Published: Tue, November 27, 2018
Medicine | By Brett Sutton

'MONSTROUS' scientist 'makes world's first gene-edited babies' in HIV test

'MONSTROUS' scientist 'makes world's first gene-edited babies' in HIV test

"Not only do I see this as risky, but I am also deeply concerned about the lack of transparency surrounding this trial".

The newborn twin girls, who the researchers say are the first produced by their project to bestow immunity to HIV on an individual by editing their DNA, had a father with the disease and a mother without it, according to an Associated Press report that cites research-team leader He Jiankui.

He Jiankui said he changed the twin's DNA to resist an HIV infection to help couples affected by HIV during fertility treatments.

He told the AP he felt a strong responsibility "not just to make a first, but also to make an example" for future research.

"Society will decide what to do next".

The validity of the research, which was undertaken with US scientist Micheal Deem, is being questioned because Jianku chose to release his findings through the media and not through a peer-reviewed journal.

Leading researchers called Mr.

He said he chose embryo gene editing for HIV because these infections are a big problem in China.

"The application of editing here was not for that goal", he told The Times.

If He's claims are accurate, Annas wrote, then the academic violated "a growing medical-scientific consensus that gene editing not be used on human embryos to create a baby until much more is known about its safety (especially "off target" effects), how to obtain informed consent, and how to monitor any resulting children (and their children) for at least 3 generations (indeed, the Hong Kong conference is the second global one on the science and ethics of Human Genome Editing, designed especially to create an worldwide consensus)".

The identities of the twin girls born in China and their parents were kept secret for their privacy, Mr. "That should be banned", He said in one of the videos. "It should only be for serious unmet medical needs, and informed consent has to be in place".

The professor, who was educated at Stanford in the U.S. and works from a lab in the southern Chinese city of Shenzhen, said their DNA was modified using CRISPR, a technique which allows scientists to remove and replace a strand with pinpoint precision.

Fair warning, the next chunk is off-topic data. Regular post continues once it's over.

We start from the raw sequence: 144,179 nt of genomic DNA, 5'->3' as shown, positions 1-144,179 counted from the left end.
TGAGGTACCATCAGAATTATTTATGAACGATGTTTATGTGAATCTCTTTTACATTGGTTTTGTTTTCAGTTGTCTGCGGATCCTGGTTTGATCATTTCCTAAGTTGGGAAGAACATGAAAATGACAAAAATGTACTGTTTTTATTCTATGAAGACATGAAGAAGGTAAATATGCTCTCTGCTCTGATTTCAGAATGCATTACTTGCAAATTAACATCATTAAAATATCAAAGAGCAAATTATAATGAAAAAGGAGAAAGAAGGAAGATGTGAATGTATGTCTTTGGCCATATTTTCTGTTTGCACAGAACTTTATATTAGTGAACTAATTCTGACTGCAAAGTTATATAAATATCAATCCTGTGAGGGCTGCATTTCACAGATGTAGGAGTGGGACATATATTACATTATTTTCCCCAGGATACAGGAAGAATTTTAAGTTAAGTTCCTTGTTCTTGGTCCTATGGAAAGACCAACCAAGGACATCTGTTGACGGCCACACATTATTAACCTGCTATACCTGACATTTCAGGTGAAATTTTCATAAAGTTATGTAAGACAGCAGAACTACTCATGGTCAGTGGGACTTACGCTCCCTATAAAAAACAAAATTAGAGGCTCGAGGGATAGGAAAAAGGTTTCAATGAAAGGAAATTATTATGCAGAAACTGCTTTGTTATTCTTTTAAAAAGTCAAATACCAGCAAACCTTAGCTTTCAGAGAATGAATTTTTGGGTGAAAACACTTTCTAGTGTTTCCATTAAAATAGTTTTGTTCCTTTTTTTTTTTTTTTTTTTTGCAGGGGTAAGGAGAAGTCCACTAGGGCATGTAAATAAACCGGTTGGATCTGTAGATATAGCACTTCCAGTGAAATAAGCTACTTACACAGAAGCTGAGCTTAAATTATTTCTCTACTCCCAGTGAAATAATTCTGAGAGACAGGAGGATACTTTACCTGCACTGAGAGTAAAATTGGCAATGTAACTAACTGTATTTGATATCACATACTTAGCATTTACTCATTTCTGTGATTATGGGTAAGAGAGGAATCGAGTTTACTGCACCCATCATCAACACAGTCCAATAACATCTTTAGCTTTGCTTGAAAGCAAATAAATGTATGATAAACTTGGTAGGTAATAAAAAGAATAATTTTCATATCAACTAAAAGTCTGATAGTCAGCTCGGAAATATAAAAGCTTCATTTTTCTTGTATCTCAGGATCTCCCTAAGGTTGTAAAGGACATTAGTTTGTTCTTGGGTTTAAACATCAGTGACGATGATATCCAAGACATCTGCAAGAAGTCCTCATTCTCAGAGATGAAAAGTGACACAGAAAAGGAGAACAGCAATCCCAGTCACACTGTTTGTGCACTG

Jennifer Doudna, a biochemist at the University of California-Berkeley, is - with Mr. Zhang - one of the earlier discoverers of CRISPR.


Rice University has also opened an investigation into Michael Deem (a bioengineering professor at Rice and previous supervisor of He) and his possible role in the study.

At the Second International Summit on Human Genome Editing, which kicks off this week in Hong Kong, scientists were set to debate these issues.

Scientists are investigating the use of CRISPR-Cas9 as a treatment for many genetic diseases, such as muscular dystrophy and sickle cell anemia.

Researchers are working hard to make CRISPR editing ever more precise.

And, the statement said, the university was blindsided by He's announcement.

"No matter how well intentioned, this intervention is unsafe, unethical, and represents a perilous new moment in human history", he wrote in an e-mail. "I think they're thinking about enhancement ... about sort of bespoke babies that I don't think we, as a species, are quite ready for that ethically or safely".

He's experiment has received both support and backlash from worldwide academics.

He's unverified claim came on the eve of an global summit dedicated to discussing the emerging science and ethics around powerful tools that give scientists unprecedented potential to tweak traits and eliminate genetic diseases - but that have raised fears of "designer babies". Look back to the 1970s with Louise Brown. Church said in an email to NPR.

He called the scientific breakthrough "justifiable" and told The Associated Press that HIV presents "a major and growing public health threat".

Mr. He is expected to present his findings and the outline of his research trial Wednesday at the conference. It's not clear if the participants understood the true nature of the experiment, which was described as an "AIDS vaccine development" program.

Meanwhile, Pittsburgh Theological Seminary's Mr. Cole-Turner, who is also a United Church of Christ minister, said religious belief is generally in favor of medical technologies that heal and that if genetic editing is used to prevent disease, then the majority of religions would support it.

"We can't have a discussion if scientists are just going to barrel along and do what they want to do while the rest of us are sort of on the sidelines trying to have a conversation", she said.

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